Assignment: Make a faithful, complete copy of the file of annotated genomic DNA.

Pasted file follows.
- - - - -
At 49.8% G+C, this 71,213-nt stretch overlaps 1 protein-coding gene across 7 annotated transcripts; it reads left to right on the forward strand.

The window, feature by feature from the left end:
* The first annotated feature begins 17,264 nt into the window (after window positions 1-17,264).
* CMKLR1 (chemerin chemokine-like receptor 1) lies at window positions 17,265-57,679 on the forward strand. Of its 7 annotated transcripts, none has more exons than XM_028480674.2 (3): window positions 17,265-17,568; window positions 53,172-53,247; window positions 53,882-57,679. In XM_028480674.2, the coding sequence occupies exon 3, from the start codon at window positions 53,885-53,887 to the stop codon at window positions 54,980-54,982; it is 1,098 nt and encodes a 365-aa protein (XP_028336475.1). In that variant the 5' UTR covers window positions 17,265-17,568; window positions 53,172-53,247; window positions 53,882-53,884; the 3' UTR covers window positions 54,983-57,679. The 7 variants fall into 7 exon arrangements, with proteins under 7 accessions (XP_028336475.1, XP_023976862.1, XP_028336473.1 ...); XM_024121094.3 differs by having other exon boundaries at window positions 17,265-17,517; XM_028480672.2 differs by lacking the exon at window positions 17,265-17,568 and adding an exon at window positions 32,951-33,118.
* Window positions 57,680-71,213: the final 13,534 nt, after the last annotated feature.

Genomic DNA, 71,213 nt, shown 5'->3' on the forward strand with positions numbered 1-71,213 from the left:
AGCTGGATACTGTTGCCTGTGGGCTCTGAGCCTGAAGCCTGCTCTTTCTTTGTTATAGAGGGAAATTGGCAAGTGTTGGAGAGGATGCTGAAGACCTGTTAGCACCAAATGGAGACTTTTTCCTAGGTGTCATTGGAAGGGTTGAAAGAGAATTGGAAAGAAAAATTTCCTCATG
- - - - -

At 49.8% G+C, this 71,213-nt stretch overlaps 1 protein-coding gene across 7 annotated transcripts; it reads left to right on the forward strand.

The window, feature by feature from the left end:
* The first annotated feature begins 17,264 nt into the window (after window positions 1-17,264).
* CMKLR1 (chemerin chemokine-like receptor 1) lies at window positions 17,265-57,679 on the forward strand. Of its 7 annotated transcripts, none has more exons than XM_028480674.2 (3): window positions 17,265-17,568; window positions 53,172-53,247; window positions 53,882-57,679. In XM_028480674.2, the coding sequence occupies exon 3, from the start codon at window positions 53,885-53,887 to the stop codon at window positions 54,980-54,982; it is 1,098 nt and encodes a 365-aa protein (XP_028336475.1). In that variant the 5' UTR covers window positions 17,265-17,568; window positions 53,172-53,247; window positions 53,882-53,884; the 3' UTR covers window positions 54,983-57,679. The 7 variants fall into 7 exon arrangements, with proteins under 7 accessions (XP_028336475.1, XP_023976862.1, XP_028336473.1 ...); XM_024121094.3 differs by having other exon boundaries at window positions 17,265-17,517; XM_028480672.2 differs by lacking the exon at window positions 17,265-17,568 and adding an exon at window positions 32,951-33,118.
* Window positions 57,680-71,213: the final 13,534 nt, after the last annotated feature.

Genomic DNA, 71,213 nt, shown 5'->3' on the forward strand with positions numbered 1-71,213 from the left:
AGCTGGATACTGTTGCCTGTGGGCTCTGAGCCTGAAGCCTGCTCTTTCTTTGTTATAGAGGGAAATTGGCAAGTGTTGGAGAGGATGCTGAAGACCTGTTAGCACCAAATGGAGACTTTTTCCTAGGTGTCATTGGAAGGGTTGAAAGAGAATTGGAAAGAAAAATTTCCTCATG